I don’t how long my heart actually stopped. But they they couldn’t find a heartbeat for at least one cycle of CPR. They really did those chest compressions. I have the proof; a scan of my chest at a later date revealed a void/bubble caused my the CPR and the medical team worried about the damage.

At some point the medical team decided I was stable enough to rush to ICU. My mother and wife followed until I was put in an elevator and they could not follow. I’m told my mom was emotional at the closed elevator door.

In one of the medical reports of that evening, one of the doctors noted my family seemed “distressed”. That seems like an understatement.

I can only imagine the panic of sitting in a waiting room for such dire news. But, that’s what my wife and mother had to do while my life hung in the balance.

A doctor and nurse came to my family some time later. My wife saw the nurse smile and she suspected good news. It was: At least I was still alive.

But as you know, or can read about here, I was hospital for over 3 more months, and recovering after that for 5+ months…

The aftermath of my “Code Blue”. Intubated, with a feeding tube, unconscious, and covered in sensors, wires, and tubes.

I suppose one takeaway from this was the importance of my wife being in my room that evening. Some hospital units are very sparsely staffed, especially at night. I was not being monitored, the nurse was nowhere to be found, and no one was responding to the call button. If my wife hadn’t been there to drag some out of the hall, that really could have been my last day on Earth.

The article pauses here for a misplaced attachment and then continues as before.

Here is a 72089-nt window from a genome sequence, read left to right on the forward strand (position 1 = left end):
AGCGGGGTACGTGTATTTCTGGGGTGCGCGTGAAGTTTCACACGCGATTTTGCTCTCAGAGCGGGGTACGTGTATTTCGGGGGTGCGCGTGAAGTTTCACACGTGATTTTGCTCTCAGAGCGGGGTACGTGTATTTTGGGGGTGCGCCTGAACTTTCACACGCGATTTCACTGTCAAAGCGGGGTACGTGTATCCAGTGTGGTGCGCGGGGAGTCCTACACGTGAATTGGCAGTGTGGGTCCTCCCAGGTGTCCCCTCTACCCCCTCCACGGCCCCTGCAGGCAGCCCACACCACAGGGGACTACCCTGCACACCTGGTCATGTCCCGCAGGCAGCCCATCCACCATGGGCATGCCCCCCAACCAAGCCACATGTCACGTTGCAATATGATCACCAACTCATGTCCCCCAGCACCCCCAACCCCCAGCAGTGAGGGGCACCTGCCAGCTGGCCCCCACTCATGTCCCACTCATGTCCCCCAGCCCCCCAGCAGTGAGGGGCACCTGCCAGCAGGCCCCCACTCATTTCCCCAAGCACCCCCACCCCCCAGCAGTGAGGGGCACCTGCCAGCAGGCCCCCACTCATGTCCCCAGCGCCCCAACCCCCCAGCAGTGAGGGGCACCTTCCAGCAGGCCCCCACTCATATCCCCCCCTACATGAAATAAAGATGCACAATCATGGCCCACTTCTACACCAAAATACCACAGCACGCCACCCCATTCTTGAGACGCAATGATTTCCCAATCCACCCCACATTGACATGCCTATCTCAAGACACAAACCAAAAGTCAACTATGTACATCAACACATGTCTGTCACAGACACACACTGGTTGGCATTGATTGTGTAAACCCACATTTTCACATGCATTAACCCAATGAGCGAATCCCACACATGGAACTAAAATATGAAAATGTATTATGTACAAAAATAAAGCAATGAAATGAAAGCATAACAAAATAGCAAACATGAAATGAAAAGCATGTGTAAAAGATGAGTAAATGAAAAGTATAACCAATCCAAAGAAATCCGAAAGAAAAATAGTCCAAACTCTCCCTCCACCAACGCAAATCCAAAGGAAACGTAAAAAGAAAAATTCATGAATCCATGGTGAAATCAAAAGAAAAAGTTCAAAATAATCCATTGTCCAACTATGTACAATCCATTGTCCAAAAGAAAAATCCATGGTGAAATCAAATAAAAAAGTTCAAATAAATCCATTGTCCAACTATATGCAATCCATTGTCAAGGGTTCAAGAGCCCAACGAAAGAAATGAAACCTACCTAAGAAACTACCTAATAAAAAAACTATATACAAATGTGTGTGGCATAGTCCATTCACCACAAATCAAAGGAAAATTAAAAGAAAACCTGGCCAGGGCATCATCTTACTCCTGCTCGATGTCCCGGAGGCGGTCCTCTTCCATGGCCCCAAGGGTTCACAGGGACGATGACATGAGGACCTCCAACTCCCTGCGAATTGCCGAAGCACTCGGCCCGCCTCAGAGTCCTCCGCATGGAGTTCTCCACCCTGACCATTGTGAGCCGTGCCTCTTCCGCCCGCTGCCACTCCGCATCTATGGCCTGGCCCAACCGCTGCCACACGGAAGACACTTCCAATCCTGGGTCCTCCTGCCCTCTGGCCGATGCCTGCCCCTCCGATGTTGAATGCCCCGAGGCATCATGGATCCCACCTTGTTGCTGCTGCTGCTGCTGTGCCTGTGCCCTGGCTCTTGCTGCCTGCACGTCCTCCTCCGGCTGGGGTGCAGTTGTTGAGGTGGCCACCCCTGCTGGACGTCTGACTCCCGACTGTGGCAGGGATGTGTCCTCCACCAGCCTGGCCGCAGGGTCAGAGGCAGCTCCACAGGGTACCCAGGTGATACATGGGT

8 Things to Know About Staying in Hospital

Yesterday I posted about 10 Things to Pack for the Hospital. I have some more general experience and wisdom to share on the topic.

As I said before, even though I don’t work in a hospital, I have been a frequent “customer” over the last 12 months and hope this helps others navigate the Ontario Health Care system.

  • Health care is certainly not free!
  • Parking can be Expensive
  • Learn the Nurses’ Schedules
  • Put Your Family to Work
  • Internet Plans can be Expensive
  • Surviving Hospital Food is Part of the Challenge
  • Learn to rely on “health care team” not just the doctor
  • Pack your Patience as a Patient

Health care is certainly not free!
A lot of people talk about the Canadian Health Care system being “free“. It’s not. First of all, every Canadian pays for insurance essentially in their taxes. One estimate says a typical taxpayer pays about $5,500 / year. It is really nice that lots and lots of things are covered. But there are gaping gaps and most don’t notice because it is covered by their supplemental insurance.